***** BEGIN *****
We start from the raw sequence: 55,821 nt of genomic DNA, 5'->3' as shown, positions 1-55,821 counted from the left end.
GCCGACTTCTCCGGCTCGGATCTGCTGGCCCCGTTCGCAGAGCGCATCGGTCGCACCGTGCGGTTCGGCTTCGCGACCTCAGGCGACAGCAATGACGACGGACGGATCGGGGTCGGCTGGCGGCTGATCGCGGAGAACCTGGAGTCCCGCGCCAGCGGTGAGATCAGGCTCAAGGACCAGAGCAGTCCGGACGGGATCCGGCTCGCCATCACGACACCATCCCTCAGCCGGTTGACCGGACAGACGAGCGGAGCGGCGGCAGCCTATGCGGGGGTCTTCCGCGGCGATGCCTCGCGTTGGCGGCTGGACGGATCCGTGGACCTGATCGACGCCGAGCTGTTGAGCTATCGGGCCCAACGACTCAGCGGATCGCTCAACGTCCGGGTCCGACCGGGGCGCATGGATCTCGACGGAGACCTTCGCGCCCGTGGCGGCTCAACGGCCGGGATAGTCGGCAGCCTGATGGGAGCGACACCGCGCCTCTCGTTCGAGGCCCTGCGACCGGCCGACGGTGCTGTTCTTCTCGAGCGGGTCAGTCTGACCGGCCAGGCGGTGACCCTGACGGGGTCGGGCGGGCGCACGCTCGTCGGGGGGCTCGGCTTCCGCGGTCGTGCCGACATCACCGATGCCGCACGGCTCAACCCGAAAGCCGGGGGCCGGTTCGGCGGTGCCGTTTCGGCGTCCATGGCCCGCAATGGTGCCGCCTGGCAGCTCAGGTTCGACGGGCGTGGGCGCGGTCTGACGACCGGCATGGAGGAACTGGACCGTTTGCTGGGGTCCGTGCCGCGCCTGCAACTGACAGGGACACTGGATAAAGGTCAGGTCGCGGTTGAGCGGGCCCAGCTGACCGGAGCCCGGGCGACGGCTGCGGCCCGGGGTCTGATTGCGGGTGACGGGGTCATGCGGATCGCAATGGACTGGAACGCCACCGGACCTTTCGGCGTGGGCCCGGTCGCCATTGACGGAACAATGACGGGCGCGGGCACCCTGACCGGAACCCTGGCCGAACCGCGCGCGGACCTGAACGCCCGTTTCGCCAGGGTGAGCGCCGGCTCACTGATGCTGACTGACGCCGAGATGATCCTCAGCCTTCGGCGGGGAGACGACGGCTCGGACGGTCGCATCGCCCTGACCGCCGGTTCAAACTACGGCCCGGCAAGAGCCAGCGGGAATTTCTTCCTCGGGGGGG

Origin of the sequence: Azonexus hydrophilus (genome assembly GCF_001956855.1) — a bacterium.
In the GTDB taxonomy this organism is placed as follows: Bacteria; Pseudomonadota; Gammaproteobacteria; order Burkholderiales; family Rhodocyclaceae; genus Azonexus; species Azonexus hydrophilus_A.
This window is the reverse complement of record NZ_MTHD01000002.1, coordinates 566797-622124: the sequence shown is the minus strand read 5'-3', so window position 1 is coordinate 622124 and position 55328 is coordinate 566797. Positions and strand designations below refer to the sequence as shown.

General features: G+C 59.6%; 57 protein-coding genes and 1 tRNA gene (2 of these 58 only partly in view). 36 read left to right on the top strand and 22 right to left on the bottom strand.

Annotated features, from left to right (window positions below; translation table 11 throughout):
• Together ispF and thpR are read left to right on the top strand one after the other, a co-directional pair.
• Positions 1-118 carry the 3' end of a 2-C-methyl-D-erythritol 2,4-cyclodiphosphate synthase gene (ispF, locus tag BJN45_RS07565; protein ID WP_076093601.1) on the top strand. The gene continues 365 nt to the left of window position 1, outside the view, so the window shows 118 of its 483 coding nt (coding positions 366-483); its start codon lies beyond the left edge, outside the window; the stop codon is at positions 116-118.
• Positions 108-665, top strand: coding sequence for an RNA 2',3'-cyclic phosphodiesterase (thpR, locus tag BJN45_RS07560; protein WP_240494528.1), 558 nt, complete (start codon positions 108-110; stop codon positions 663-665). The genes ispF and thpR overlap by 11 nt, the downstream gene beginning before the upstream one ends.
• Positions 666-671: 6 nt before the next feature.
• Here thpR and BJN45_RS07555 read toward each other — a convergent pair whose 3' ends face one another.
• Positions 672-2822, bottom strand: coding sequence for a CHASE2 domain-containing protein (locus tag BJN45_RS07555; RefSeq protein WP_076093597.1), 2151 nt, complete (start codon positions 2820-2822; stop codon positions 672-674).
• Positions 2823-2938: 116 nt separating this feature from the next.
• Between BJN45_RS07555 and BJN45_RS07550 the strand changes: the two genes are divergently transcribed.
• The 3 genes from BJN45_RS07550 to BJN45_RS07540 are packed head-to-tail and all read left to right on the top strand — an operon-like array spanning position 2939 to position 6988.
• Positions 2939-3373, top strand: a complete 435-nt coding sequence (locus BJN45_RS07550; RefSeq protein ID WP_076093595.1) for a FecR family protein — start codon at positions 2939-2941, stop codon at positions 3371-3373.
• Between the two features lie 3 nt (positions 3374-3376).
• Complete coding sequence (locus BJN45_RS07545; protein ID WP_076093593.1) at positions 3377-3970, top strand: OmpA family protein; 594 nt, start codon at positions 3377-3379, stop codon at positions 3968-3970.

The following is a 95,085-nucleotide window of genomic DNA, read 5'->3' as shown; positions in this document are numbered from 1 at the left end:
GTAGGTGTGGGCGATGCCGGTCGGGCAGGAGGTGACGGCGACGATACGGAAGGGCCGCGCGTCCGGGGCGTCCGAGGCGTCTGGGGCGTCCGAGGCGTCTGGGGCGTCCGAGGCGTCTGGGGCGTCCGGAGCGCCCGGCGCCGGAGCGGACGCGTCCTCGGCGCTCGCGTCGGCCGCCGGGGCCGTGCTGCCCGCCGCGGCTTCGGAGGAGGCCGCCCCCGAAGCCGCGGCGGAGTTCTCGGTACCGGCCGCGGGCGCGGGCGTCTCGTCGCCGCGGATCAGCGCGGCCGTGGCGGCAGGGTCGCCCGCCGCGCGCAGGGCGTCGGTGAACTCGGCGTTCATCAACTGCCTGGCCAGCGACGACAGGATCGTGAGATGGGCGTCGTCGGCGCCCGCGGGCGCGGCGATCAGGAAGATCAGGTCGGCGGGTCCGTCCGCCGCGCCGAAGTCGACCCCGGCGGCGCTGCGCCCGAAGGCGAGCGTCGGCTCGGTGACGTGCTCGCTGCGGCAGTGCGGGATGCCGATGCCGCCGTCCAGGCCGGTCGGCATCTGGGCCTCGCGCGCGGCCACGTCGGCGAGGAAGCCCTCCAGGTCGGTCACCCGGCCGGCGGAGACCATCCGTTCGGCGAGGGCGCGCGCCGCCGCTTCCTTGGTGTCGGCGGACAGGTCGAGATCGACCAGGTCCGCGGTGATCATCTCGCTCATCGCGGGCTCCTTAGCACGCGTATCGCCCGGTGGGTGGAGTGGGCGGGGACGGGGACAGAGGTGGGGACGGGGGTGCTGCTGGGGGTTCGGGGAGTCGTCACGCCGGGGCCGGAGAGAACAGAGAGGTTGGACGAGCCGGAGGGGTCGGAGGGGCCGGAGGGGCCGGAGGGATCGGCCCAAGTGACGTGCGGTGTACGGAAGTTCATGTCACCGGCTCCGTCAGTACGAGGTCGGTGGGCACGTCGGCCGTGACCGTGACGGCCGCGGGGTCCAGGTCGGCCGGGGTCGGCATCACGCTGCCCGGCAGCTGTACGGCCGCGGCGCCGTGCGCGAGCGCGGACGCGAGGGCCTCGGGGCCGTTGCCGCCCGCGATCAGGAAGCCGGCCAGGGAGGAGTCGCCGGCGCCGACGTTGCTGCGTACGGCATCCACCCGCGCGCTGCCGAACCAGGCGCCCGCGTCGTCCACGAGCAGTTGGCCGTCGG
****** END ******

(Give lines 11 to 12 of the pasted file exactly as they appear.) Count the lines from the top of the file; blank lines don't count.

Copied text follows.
• Positions 666-671: 6 nt before the next feature.
• Here thpR and BJN45_RS07555 read toward each other — a convergent pair whose 3' ends face one another.